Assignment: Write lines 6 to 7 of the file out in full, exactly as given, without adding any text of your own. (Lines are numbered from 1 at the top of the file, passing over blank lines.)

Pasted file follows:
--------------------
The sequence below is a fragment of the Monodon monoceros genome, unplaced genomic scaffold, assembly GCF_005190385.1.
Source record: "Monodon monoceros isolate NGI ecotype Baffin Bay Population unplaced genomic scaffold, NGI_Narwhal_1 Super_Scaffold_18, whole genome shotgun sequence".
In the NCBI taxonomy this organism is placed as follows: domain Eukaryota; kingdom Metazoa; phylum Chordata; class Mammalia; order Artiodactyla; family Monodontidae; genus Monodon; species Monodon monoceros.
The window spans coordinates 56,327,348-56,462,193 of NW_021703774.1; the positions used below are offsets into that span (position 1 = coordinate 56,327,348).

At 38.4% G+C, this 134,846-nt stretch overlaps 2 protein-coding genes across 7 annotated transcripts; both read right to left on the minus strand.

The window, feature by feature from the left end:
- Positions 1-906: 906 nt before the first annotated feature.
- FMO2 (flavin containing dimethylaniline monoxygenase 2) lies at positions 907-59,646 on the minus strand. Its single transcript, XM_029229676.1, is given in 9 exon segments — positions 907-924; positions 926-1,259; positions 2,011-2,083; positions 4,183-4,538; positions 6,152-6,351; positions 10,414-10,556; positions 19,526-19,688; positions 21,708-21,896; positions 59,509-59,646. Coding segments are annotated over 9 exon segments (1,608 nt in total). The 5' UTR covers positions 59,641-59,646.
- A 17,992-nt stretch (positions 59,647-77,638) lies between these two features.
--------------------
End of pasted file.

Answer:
The window, feature by feature from the left end:
- Positions 1-906: 906 nt before the first annotated feature.